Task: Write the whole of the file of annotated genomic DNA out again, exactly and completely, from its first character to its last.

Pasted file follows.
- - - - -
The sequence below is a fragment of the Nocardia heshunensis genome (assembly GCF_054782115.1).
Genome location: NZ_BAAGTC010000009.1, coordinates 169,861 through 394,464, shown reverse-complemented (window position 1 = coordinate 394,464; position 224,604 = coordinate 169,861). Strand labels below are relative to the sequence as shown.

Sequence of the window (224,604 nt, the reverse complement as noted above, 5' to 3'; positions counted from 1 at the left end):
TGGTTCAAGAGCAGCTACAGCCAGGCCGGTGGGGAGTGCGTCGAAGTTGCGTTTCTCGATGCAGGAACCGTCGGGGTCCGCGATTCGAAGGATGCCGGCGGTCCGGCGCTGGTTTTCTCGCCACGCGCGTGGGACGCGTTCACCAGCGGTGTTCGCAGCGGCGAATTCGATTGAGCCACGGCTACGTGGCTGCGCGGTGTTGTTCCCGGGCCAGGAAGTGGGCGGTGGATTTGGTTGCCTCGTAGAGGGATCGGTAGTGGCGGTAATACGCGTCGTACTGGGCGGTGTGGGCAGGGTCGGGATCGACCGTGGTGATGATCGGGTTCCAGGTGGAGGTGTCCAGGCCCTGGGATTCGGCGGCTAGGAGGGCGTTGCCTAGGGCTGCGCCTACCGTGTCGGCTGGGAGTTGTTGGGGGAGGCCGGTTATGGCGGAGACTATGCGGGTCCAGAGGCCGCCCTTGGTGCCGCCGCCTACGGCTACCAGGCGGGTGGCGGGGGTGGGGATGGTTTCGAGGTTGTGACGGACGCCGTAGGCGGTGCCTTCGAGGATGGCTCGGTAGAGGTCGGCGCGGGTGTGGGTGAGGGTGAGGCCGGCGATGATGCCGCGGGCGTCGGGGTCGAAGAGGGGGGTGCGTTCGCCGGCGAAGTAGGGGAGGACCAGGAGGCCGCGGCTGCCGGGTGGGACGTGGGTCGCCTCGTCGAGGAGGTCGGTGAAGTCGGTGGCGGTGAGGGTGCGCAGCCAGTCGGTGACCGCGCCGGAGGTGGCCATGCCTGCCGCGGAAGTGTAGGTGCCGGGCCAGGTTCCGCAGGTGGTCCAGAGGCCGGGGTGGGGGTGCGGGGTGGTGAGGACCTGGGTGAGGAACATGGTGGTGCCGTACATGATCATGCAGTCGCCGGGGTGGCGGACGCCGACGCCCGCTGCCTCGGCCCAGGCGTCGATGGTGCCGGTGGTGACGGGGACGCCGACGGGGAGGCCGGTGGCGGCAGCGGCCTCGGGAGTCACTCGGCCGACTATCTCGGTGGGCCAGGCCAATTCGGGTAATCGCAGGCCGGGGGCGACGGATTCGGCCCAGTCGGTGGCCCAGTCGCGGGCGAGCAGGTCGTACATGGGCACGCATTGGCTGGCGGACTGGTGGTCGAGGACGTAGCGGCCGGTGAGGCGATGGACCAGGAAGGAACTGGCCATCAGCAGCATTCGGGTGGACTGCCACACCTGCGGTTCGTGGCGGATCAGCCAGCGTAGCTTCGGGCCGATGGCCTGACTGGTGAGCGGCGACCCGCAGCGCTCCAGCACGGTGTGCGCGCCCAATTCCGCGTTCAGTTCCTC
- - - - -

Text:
The sequence below is a fragment of the Nocardia heshunensis genome (assembly GCF_054782115.1).
Genome location: NZ_BAAGTC010000009.1, coordinates 169,861 through 394,464, shown reverse-complemented (window position 1 = coordinate 394,464; position 224,604 = coordinate 169,861). Strand labels below are relative to the sequence as shown.

Sequence of the window (224,604 nt, the reverse complement as noted above, 5' to 3'; positions counted from 1 at the left end):
TGGTTCAAGAGCAGCTACAGCCAGGCCGGTGGGGAGTGCGTCGAAGTTGCGTTTCTCGATGCAGGAACCGTCGGGGTCCGCGATTCGAAGGATGCCGGCGGTCCGGCGCTGGTTTTCTCGCCACGCGCGTGGGACGCGTTCACCAGCGGTGTTCGCAGCGGCGAATTCGATTGAGCCACGGCTACGTGGCTGCGCGGTGTTGTTCCCGGGCCAGGAAGTGGGCGGTGGATTTGGTTGCCTCGTAGAGGGATCGGTAGTGGCGGTAATACGCGTCGTACTGGGCGGTGTGGGCAGGGTCGGGATCGACCGTGGTGATGATCGGGTTCCAGGTGGAGGTGTCCAGGCCCTGGGATTCGGCGGCTAGGAGGGCGTTGCCTAGGGCTGCGCCTACCGTGTCGGCTGGGAGTTGTTGGGGGAGGCCGGTTATGGCGGAGACTATGCGGGTCCAGAGGCCGCCCTTGGTGCCGCCGCCTACGGCTACCAGGCGGGTGGCGGGGGTGGGGATGGTTTCGAGGTTGTGACGGACGCCGTAGGCGGTGCCTTCGAGGATGGCTCGGTAGAGGTCGGCGCGGGTGTGGGTGAGGGTGAGGCCGGCGATGATGCCGCGGGCGTCGGGGTCGAAGAGGGGGGTGCGTTCGCCGGCGAAGTAGGGGAGGACCAGGAGGCCGCGGCTGCCGGGTGGGACGTGGGTCGCCTCGTCGAGGAGGTCGGTGAAGTCGGTGGCGGTGAGGGTGCGCAGCCAGTCGGTGACCGCGCCGGAGGTGGCCATGCCTGCCGCGGAAGTGTAGGTGCCGGGCCAGGTTCCGCAGGTGGTCCAGAGGCCGGGGTGGGGGTGCGGGGTGGTGAGGACCTGGGTGAGGAACATGGTGGTGCCGTACATGATCATGCAGTCGCCGGGGTGGCGGACGCCGACGCCCGCTGCCTCGGCCCAGGCGTCGATGGTGCCGGTGGTGACGGGGACGCCGACGGGGAGGCCGGTGGCGGCAGCGGCCTCGGGAGTCACTCGGCCGACTATCTCGGTGGGCCAGGCCAATTCGGGTAATCGCAGGCCGGGGGCGACGGATTCGGCCCAGTCGGTGGCCCAGTCGCGGGCGAGCAGGTCGTACATGGGCACGCATTGGCTGGCGGACTGGTGGTCGAGGACGTAGCGGCCGGTGAGGCGATGGACCAGGAAGGAACTGGCCATCAGCAGCATTCGGGTGGACTGCCACACCTGCGGTTCGTGGCGGATCAGCCAGCGTAGCTTCGGGCCGATGGCCTGACTGGTGAGCGGCGACCCGCAGCGCTCCAGCACGGTGTGCGCGCCCAATTCCGCGTTCAGTTCCTC